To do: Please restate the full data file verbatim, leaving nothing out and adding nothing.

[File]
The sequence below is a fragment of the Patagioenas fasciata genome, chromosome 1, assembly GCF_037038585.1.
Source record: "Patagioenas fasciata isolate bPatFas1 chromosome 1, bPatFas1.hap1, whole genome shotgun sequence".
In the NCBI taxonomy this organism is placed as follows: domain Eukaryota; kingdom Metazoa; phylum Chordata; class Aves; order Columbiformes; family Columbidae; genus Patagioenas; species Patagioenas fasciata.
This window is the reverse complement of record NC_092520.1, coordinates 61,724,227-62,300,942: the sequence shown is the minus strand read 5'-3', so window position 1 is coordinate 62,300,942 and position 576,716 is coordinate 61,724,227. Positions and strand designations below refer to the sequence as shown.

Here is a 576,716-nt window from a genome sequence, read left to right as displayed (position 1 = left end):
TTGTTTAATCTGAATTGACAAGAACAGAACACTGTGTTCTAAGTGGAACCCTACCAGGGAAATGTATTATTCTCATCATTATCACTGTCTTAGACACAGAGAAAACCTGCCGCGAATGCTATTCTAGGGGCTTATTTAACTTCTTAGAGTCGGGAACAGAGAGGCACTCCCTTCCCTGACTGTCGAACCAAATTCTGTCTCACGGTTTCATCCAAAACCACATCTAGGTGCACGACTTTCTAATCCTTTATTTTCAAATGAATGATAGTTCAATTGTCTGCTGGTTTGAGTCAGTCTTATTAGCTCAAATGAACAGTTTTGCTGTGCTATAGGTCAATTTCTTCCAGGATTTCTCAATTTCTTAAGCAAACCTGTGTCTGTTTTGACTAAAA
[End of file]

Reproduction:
The sequence below is a fragment of the Patagioenas fasciata genome, chromosome 1, assembly GCF_037038585.1.
Source record: "Patagioenas fasciata isolate bPatFas1 chromosome 1, bPatFas1.hap1, whole genome shotgun sequence".
In the NCBI taxonomy this organism is placed as follows: domain Eukaryota; kingdom Metazoa; phylum Chordata; class Aves; order Columbiformes; family Columbidae; genus Patagioenas; species Patagioenas fasciata.
This window is the reverse complement of record NC_092520.1, coordinates 61,724,227-62,300,942: the sequence shown is the minus strand read 5'-3', so window position 1 is coordinate 62,300,942 and position 576,716 is coordinate 61,724,227. Positions and strand designations below refer to the sequence as shown.

Here is a 576,716-nt window from a genome sequence, read left to right as displayed (position 1 = left end):
TTGTTTAATCTGAATTGACAAGAACAGAACACTGTGTTCTAAGTGGAACCCTACCAGGGAAATGTATTATTCTCATCATTATCACTGTCTTAGACACAGAGAAAACCTGCCGCGAATGCTATTCTAGGGGCTTATTTAACTTCTTAGAGTCGGGAACAGAGAGGCACTCCCTTCCCTGACTGTCGAACCAAATTCTGTCTCACGGTTTCATCCAAAACCACATCTAGGTGCACGACTTTCTAATCCTTTATTTTCAAATGAATGATAGTTCAATTGTCTGCTGGTTTGAGTCAGTCTTATTAGCTCAAATGAACAGTTTTGCTGTGCTATAGGTCAATTTCTTCCAGGATTTCTCAATTTCTTAAGCAAACCTGTGTCTGTTTTGACTAAAA